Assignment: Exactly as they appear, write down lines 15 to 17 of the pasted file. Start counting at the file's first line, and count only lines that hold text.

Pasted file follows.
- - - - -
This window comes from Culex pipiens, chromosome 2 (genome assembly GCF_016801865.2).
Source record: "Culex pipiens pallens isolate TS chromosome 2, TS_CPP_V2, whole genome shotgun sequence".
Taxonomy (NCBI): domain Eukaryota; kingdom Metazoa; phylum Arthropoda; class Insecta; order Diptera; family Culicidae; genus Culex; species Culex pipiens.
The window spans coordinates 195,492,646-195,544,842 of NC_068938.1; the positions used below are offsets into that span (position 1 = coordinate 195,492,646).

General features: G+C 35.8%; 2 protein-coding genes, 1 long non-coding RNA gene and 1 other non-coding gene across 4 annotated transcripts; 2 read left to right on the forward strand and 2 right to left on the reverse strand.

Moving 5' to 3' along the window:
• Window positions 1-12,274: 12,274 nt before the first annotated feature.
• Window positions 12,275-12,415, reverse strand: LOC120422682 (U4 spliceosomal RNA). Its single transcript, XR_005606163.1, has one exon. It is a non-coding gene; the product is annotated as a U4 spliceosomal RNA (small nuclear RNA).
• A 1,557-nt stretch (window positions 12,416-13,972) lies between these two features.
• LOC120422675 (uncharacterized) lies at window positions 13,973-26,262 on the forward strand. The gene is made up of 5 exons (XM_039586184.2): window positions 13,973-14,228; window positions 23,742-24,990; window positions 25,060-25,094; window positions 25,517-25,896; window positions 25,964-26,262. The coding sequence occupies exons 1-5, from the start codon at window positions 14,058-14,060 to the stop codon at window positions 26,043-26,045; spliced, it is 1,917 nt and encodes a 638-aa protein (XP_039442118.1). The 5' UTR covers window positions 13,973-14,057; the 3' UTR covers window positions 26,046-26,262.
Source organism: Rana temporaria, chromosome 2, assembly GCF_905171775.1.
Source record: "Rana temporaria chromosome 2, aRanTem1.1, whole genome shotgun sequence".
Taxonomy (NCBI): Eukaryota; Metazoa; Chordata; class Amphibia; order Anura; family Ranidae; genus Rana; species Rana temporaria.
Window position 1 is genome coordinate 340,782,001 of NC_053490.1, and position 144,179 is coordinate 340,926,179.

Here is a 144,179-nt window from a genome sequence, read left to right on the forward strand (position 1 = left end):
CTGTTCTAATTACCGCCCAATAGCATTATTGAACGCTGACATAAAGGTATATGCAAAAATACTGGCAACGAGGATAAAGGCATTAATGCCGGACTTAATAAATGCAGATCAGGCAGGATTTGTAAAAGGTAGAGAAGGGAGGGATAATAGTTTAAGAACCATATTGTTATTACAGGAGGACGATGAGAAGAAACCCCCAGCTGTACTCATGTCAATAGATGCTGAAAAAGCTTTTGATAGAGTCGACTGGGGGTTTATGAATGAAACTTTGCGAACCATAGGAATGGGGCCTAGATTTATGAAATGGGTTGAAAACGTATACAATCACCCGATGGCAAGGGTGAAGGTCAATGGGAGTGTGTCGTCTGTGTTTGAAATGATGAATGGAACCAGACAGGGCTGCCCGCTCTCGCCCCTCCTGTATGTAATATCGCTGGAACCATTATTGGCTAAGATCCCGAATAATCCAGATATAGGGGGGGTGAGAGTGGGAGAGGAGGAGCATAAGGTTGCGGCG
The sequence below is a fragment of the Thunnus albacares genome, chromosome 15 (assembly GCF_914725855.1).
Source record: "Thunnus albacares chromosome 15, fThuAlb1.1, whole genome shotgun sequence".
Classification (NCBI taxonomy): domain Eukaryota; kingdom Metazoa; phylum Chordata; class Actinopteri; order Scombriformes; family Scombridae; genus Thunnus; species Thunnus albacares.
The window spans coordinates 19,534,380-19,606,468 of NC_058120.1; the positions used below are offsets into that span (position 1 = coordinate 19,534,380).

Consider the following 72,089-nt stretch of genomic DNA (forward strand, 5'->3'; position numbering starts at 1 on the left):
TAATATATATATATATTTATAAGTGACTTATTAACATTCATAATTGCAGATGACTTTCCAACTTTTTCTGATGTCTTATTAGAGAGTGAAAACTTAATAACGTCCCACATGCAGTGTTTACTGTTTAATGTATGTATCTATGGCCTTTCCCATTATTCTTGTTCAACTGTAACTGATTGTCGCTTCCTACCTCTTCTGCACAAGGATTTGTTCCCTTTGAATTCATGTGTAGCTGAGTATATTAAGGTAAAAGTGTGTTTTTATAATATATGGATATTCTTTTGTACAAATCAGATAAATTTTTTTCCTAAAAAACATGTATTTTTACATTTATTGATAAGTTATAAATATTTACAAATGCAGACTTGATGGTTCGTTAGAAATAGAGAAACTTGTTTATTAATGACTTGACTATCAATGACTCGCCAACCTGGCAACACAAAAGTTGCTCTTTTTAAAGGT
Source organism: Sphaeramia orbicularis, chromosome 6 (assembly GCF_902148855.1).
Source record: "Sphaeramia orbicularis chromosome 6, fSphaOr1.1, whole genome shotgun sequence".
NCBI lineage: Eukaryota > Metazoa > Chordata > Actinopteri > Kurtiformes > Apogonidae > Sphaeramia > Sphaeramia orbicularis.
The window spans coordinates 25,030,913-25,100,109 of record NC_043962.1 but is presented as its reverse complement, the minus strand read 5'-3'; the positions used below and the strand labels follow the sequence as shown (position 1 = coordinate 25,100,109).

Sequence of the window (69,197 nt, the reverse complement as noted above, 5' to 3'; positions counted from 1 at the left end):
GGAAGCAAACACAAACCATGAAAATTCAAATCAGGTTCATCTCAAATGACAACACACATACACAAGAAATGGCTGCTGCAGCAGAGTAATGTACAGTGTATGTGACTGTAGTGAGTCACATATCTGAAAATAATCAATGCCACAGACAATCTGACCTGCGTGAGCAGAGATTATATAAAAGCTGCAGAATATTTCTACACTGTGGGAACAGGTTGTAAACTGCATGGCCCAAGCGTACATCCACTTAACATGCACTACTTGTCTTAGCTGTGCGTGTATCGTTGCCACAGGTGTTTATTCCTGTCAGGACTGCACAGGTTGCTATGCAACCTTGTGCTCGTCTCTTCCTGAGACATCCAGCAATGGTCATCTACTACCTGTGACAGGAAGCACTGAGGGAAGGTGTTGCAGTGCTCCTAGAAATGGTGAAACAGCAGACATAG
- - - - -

Here is a 144,179-nt window from a genome sequence, read left to right on the forward strand (position 1 = left end):
CTGTTCTAATTACCGCCCAATAGCATTATTGAACGCTGACATAAAGGTATATGCAAAAATACTGGCAACGAGGATAAAGGCATTAATGCCGGACTTAATAAATGCAGATCAGGCAGGATTTGTAAAAGGTAGAGAAGGGAGGGATAATAGTTTAAGAACCATATTGTTATTACAGGAGGACGATGAGAAGAAACCCCCAGCTGTACTCATGTCAATAGATGCTGAAAAAGCTTTTGATAGAGTCGACTGGGGGTTTATGAATGAAACTTTGCGAACCATAGGAATGGGGCCTAGATTTATGAAATGGGTTGAAAACGTATACAATCACCCGATGGCAAGGGTGAAGGTCAATGGGAGTGTGTCGTCTGTGTTTGAAATGATGAATGGAACCAGACAGGGCTGCCCGCTCTCGCCCCTCCTGTATGTAATATCGCTGGAACCATTATTGGCTAAGATCCCGAATAATCCAGATATAGGGGGGGTGAGAGTGGGAGAGGAGGAGCATAAGGTTGCGGCG
The sequence below is a fragment of the Thunnus albacares genome, chromosome 15 (assembly GCF_914725855.1).